And the picture is graphic. It's of a woman who has a baby and doesn't want the baby. The baby having come out of her womb is then thrown into a field, naked, squirming in its own blood with its cord dangling out of its navel. And He says that's how you were when I found you. When I found you and brought you out of Egypt you were thrown out in a field. "And I took you to myself," and verse 9, "and I bathed you with water and I washed the blood off and anointed you with oil and I clothed you and put sandals on your feet and fine linen and silk." And this is all talking about the early, glorious years of the monarchy when He rescued them out of the field of Egypt and brought them to the land and made them prosperous and gave them everything and adorned them.
And verse 14, He says, you know, everybody in the world, you know, "the nations around, on account of your beauty, knew your fame." But verse 15, "You trusted in your beauty. You played the harlot. You poured out your harlotries on every passerby who might be willing." You became a prostitute in the rankest sense, the most vile sense, the lowest sense. And you built this... Adultery or prostitution is their idol involvement, "abominations," verse 22, "harlotries." He describes them as building shrines and making high places in verse 24, "building a high place," in verse 25. They got involved in all kinds of horrible idolatry, unfaithful to God who was their true husband. And God says I'm going to have to... I’m going to have to judge you. And He speaks of judgment, terrible judgment and, I'm going to have to judge you till my anger is spent, He says.
And the rest of the chapter down to verse 59 talks about judgment. Furious and terrible judgment and part of it was in this captivity, of course. But this would be true at any time in Israel's history. Whenever they rejected God and abandoned God they would know His judgment and that is that which Jesus speaks of again as their desolation which even now exists. However, go to verse 60, He actually says, your sin is worse than that of Samaria, the capital of the northern kingdom taken into captivity years before. "Your sin is worse than Sodom," the horrible place that God destroyed. "Nevertheless," verse 60, "I will remember," not a covenant or the covenant, "I will remember My covenant with you in the days of your youth,” back in the days of Abram, back in the days of David. “And I will establish an everlasting covenant with you and then you will remember your ways and be ashamed when you receive your sisters, both your older and your younger, and I will give them to you as daughters not because of your covenant. Thus I will establish My covenant with you and you shall know that I am the Lord."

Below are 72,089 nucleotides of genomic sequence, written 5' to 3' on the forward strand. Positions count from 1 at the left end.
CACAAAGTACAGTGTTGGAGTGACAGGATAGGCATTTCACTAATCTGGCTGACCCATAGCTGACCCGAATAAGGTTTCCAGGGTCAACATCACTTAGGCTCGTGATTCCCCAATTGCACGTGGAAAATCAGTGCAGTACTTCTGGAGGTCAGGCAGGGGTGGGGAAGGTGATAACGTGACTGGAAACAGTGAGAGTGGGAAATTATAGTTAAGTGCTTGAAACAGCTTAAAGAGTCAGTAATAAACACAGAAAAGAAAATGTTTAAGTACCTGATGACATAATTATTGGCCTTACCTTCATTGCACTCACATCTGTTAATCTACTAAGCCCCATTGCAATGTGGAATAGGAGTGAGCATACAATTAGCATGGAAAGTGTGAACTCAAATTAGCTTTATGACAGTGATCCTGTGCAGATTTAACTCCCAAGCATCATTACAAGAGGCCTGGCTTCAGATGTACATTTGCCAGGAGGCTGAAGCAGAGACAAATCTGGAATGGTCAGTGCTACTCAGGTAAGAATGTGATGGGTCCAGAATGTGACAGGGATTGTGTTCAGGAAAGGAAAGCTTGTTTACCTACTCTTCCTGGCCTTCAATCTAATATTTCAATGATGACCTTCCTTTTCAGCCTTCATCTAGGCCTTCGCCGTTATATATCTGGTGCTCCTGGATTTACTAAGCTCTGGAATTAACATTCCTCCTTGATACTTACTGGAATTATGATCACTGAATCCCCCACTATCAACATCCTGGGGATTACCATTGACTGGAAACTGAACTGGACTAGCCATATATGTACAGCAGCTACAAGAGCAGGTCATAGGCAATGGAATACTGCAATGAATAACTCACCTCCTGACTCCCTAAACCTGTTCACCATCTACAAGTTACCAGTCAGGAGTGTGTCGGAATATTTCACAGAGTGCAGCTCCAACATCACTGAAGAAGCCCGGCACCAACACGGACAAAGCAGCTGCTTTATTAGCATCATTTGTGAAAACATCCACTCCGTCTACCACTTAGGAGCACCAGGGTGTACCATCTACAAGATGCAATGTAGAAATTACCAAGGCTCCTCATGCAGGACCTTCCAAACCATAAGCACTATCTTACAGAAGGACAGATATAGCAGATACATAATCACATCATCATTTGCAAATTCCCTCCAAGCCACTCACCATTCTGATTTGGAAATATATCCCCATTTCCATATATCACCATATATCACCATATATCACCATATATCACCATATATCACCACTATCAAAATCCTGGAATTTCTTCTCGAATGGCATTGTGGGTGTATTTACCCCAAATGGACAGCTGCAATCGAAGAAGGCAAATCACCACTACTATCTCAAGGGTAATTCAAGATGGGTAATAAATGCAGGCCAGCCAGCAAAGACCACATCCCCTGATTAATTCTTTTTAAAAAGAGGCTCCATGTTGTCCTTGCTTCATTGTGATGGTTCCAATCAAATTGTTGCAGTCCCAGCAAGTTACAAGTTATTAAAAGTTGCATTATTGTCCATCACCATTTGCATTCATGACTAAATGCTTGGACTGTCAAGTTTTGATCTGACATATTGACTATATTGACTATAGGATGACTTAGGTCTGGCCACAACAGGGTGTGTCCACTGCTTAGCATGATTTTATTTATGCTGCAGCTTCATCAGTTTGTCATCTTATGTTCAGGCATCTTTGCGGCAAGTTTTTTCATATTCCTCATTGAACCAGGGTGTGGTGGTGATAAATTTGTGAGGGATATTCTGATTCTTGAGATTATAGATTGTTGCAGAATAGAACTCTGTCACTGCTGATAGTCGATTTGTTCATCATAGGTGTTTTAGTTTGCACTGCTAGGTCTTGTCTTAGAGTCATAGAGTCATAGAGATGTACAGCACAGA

You will remember. You will be ashamed. "You will never open your mouth anymore because of your humiliation when I have," and here's the key, "forgiven you for all that you have done." It's just an incredible chapter. I gave you everything, picked you up when you squirming in your blood. I did everything for you. You were unfaithful. You played the prostitute, but it's not over. It's not over. There will be the salvation of this great nation. History is His story. History is God's story. The future salvation of Israel is demanded by the promises of God. The redemption of the Jews will come in spite of a long history of rejection, in spite of killing God's messengers and God's prophets, in spite of killing God's son. God took even that and turned it to His saving purpose. For without the death of Christ, there would be no salvation and therein lies the great providential irony of all history.
The protector, the shield, the shelter, the Father of Israel has abandoned them for now, but not forever. There will be a day when Israel will say, "Blessed is He who comes in the name of the Lord.’" And we'll see what the prophets say about that next time. Join me in prayer.
Father, we know that if You are faithful to Your promises to Israel, You will be faithful to Your promise to us. You are God who keeps His word. Not one word of all Your good promise has ever failed or ever will. And so we entrust our time in eternity into Your hands, our salvation, our hope of heaven. Father, we pray that You will do Your work and seal to our hearts that confidence that our God is faithful. Indeed, great is thy faithfulness. For that we praise You in Your Son's name, Amen.